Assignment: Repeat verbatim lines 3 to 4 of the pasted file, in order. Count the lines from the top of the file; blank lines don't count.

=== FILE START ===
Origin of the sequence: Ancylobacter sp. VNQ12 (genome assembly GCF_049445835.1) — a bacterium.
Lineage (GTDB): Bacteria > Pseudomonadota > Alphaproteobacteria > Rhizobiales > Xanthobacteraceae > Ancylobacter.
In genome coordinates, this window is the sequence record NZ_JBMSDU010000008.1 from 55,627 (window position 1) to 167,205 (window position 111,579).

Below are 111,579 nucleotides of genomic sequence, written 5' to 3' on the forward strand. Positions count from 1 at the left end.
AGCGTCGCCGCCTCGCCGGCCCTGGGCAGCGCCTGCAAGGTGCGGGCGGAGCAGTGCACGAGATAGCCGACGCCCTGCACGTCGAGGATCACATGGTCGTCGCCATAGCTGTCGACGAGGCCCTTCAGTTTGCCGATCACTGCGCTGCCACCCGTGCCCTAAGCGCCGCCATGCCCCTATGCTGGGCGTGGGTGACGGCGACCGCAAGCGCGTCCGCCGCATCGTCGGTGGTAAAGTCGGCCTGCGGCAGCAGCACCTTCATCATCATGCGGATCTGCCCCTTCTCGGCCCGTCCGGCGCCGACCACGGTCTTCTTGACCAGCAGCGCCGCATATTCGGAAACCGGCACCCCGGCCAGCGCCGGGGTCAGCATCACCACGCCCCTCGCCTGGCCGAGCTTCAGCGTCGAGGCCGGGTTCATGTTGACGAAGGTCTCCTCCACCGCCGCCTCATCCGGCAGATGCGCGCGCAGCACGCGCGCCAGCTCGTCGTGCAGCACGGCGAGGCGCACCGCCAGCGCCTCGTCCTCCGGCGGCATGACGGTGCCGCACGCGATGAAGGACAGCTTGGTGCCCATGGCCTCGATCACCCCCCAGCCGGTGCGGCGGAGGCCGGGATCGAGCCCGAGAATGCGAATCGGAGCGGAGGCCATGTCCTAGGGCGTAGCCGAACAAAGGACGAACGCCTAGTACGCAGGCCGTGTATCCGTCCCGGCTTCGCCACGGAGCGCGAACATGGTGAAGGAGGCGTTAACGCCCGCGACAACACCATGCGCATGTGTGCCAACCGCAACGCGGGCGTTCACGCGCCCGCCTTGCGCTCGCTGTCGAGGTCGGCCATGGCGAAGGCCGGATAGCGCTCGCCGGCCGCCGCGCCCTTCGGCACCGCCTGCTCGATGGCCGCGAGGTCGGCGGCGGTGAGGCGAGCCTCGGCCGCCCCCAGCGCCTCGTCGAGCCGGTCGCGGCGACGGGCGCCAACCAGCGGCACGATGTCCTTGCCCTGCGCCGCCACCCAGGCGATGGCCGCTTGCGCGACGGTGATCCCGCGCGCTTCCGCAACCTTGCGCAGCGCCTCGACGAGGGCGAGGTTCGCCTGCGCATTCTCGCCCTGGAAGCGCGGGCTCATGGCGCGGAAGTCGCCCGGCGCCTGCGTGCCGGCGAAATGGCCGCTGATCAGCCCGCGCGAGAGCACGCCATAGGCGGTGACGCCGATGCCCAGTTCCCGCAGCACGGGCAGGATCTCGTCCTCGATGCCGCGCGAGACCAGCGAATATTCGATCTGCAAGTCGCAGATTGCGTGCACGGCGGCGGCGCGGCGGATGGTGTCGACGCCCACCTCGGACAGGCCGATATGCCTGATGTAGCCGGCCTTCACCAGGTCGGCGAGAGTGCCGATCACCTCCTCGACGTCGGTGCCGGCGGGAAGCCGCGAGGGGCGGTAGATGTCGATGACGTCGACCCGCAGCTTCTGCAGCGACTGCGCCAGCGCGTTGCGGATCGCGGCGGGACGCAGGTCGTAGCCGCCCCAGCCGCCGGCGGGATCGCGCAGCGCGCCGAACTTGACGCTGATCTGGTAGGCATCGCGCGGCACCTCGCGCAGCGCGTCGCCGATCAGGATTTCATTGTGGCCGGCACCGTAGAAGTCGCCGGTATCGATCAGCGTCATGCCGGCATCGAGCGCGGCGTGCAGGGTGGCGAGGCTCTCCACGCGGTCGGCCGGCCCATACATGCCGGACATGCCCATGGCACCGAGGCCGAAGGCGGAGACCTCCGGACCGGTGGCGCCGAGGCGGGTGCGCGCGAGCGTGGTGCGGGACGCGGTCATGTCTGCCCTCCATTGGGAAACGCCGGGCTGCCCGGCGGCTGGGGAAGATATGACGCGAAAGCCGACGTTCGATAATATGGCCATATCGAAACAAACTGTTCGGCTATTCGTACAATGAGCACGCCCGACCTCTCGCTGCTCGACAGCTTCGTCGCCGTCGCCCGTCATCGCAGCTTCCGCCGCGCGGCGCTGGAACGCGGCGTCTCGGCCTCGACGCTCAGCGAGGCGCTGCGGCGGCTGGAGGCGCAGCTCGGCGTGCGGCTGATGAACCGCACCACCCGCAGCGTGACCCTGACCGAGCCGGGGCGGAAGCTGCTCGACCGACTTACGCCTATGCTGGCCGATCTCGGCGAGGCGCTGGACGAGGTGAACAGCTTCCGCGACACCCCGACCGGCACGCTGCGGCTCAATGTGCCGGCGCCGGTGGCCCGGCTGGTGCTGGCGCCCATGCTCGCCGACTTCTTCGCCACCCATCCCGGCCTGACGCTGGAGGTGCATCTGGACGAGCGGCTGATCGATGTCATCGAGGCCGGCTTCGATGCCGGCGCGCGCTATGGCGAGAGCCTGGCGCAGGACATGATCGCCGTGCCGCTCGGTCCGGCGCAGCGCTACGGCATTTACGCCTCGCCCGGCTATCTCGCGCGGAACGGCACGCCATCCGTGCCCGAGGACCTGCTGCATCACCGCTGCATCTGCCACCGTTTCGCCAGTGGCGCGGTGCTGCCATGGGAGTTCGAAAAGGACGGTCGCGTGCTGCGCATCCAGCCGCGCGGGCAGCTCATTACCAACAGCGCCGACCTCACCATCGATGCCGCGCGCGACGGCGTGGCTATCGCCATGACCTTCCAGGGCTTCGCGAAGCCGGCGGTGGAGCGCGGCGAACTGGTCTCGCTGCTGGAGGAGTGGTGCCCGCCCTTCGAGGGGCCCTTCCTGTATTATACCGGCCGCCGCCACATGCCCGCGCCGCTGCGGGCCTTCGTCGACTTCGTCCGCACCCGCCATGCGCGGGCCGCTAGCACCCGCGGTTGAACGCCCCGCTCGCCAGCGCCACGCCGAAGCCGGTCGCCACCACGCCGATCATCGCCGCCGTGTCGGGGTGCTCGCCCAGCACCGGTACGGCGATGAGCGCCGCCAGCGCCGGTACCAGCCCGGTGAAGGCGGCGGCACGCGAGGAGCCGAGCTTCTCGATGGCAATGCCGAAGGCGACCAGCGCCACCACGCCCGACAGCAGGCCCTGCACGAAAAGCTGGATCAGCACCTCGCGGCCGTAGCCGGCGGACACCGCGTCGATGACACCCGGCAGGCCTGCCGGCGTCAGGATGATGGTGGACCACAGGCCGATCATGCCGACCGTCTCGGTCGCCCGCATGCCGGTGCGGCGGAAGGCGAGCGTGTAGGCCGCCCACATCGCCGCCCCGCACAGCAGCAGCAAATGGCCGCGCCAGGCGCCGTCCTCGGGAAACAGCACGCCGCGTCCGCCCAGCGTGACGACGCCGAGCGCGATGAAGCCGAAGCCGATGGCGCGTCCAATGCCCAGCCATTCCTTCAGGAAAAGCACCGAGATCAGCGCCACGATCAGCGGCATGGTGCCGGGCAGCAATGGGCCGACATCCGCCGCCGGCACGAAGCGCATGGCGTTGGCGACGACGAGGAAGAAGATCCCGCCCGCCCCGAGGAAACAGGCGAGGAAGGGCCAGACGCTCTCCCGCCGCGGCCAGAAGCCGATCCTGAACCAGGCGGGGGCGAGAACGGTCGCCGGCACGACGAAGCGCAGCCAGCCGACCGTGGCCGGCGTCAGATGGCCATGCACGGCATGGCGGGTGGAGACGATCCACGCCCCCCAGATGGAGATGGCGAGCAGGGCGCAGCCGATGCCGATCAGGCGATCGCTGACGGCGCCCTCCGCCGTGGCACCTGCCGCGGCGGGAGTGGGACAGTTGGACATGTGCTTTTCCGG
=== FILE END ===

In genome coordinates, this window is the sequence record NZ_JBMSDU010000008.1 from 55,627 (window position 1) to 167,205 (window position 111,579).

Below are 111,579 nucleotides of genomic sequence, written 5' to 3' on the forward strand. Positions count from 1 at the left end.